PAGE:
City of Longueuil to put down 15 deer to deal with overpopulation

An expert with the province's forestry, fauna and parks ministry agrees with the city of Longueuil's decision to put down half the deer roaming around Michel-Chartrand park by the end of the month.

If nothing is done, there won't be enough vegetation in the park, city spokesperson said

Michel-Chartrand park in Longueuil is overcrowded with deer, and the city says it has no choice but to euthanize about 15 of them. (CBC)

The City of Longueuil claims one of its parks is so overcrowded with deer, it could soon run out of vegetation, leaving no other choice but to euthanize 15 of them.

The province's forestry, fauna and parks ministry agrees it's the right thing to do.

According to Anaïs Gasse, a biologist with the ministry, relocating the deer instead of putting them down would be next to impossible.

"More than half of the deer would die in the hours following their relocation, or maybe days," Gasse said, referring to how difficult it would be for the livestock to adjust to new surroundings.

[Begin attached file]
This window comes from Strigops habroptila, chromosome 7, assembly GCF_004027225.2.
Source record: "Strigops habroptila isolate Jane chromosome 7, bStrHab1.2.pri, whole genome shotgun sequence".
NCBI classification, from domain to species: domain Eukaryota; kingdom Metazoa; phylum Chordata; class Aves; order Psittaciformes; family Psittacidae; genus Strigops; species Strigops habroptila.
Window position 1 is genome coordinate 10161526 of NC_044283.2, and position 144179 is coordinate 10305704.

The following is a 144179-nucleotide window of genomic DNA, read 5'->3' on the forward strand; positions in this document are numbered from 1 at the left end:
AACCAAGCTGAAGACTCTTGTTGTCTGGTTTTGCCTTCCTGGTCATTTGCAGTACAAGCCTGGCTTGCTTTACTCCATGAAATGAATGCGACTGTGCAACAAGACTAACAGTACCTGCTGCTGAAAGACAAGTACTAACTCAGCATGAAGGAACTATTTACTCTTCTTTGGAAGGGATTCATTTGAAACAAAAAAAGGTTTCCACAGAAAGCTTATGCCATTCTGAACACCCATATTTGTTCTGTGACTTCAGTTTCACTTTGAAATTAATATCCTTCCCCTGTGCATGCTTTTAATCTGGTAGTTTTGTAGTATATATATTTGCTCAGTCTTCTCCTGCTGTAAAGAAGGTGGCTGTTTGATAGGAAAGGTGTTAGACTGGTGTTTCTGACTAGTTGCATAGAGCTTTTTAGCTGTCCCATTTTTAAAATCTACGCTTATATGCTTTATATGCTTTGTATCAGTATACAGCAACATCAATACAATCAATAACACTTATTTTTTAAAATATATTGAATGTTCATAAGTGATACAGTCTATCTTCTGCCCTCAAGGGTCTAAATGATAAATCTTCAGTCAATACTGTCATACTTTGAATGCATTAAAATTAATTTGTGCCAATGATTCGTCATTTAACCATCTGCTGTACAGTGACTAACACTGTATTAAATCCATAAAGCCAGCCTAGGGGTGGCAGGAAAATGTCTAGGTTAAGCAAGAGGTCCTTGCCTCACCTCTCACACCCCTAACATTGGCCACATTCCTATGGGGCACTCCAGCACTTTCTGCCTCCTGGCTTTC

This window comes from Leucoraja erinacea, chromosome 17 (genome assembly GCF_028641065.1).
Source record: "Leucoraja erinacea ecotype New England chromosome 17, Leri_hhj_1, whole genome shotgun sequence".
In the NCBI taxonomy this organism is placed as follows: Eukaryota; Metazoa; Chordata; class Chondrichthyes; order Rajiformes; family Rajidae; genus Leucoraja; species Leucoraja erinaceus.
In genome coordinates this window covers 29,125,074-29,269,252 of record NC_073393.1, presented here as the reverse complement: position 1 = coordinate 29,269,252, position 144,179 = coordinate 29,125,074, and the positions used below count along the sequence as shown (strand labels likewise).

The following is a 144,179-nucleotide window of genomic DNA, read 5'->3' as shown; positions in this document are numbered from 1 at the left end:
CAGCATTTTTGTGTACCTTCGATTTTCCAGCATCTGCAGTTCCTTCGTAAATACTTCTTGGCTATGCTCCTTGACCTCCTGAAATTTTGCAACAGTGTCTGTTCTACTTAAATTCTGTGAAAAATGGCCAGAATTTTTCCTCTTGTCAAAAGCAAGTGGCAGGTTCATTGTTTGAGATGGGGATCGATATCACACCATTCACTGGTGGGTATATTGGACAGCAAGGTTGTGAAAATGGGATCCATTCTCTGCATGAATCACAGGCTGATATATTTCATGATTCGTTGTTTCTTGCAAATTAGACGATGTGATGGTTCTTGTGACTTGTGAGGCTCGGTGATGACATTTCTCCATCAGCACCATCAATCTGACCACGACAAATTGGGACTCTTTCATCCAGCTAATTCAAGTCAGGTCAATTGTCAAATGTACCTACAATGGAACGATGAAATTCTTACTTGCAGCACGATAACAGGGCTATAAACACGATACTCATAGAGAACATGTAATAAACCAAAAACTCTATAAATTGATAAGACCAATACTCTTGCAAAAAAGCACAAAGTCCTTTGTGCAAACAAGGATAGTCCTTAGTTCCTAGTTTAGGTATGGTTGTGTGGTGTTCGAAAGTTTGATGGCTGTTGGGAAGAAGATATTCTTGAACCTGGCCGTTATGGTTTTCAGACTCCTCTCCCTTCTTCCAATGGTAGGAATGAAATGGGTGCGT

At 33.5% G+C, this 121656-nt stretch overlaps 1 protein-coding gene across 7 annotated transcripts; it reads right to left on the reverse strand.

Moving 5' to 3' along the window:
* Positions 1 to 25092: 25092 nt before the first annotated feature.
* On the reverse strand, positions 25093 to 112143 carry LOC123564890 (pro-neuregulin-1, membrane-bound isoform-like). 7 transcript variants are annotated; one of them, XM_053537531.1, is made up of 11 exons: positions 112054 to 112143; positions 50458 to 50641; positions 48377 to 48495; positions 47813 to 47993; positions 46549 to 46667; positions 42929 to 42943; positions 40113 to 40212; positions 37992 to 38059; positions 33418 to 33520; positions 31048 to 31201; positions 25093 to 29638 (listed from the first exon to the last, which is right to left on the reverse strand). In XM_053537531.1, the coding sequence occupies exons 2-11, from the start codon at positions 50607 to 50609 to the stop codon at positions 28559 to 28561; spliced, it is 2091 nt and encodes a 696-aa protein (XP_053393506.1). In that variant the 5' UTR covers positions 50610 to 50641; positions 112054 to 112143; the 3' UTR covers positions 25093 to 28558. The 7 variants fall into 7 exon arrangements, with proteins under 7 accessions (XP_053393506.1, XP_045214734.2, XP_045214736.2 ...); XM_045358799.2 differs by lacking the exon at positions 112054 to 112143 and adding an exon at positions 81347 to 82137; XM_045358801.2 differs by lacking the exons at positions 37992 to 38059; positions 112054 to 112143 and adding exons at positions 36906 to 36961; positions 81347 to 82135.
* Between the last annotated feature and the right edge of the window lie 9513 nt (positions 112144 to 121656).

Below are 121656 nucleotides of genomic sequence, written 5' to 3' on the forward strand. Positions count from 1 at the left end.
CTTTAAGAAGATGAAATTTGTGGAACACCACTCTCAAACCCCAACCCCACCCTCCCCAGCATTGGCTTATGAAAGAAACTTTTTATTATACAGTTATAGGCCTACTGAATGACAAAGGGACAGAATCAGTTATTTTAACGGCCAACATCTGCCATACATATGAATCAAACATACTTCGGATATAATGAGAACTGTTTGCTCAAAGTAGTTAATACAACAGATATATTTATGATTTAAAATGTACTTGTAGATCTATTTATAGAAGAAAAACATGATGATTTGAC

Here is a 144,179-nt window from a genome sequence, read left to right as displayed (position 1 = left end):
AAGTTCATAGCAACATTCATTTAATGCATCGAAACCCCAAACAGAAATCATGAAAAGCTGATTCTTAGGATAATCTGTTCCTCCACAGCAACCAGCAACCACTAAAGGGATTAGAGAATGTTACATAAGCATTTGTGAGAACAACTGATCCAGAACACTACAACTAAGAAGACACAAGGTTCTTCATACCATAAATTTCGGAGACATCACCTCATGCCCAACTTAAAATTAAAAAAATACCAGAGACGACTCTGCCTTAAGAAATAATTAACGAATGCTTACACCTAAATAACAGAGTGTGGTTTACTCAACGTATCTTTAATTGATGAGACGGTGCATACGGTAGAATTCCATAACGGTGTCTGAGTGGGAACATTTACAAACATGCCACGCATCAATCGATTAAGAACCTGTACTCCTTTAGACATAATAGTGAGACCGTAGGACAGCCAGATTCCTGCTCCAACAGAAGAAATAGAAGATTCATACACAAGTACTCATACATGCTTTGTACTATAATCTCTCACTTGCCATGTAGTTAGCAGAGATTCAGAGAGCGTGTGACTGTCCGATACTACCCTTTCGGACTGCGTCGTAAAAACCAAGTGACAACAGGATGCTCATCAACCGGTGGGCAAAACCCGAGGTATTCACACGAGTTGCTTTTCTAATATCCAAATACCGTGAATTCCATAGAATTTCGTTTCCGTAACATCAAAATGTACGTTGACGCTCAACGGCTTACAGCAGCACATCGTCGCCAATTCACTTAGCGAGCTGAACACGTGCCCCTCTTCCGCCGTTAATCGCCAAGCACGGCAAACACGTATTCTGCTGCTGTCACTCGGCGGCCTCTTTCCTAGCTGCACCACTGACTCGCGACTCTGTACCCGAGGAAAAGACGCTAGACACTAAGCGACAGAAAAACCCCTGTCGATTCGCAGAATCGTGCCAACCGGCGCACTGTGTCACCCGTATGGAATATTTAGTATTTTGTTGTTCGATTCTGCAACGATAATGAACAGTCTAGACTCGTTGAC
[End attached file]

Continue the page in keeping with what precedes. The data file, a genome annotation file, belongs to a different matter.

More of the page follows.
The soon-to-be euthanized 15 deer make up about half the population roaming in Michel-Chartrand park, a two-square-kilometre stretch of green space between Old Longueuil and Boucherville.

"By having so many deer, they are stepping on vegetation as well as eating it, which means less vegetative diversity in the park," city spokesperson Carl Boisvert said.

The park's overpopulation is also forcing deer to venture onto private properties and roads, causing damages as well as close to 40 collisions last year.

The deer are expected to be captured at the end of the month, with their meat then distributed to a food bank on the South Shore.

"We do it on site to avoid them being stressed," Boisvert said.

Mild winters not helping, says biologist

There are about 32 deer living at Michel-Chartrand park, and 100 deer total in the City of Longueuil.

Milder winter conditions help explain why several parks on the South Shore are overcrowded, Gasse said.

"It brings joy to some, but unfortunately mild winters with not much snow have an impact on livestock that won't have much mortality typically associated with harsher winters," she said.

In 2018, the Mont-Saint-Bruno provincial park had 148 deer — a 38 per cent jump compared to 2009.

The agency that manages Quebec's provincial parks, SEPAQ, already has a committee looking into possible solutions for Mont-Saint-Bruno park as well as the Parc des Îles-de-Boucherville.

With files from Radio-Canada


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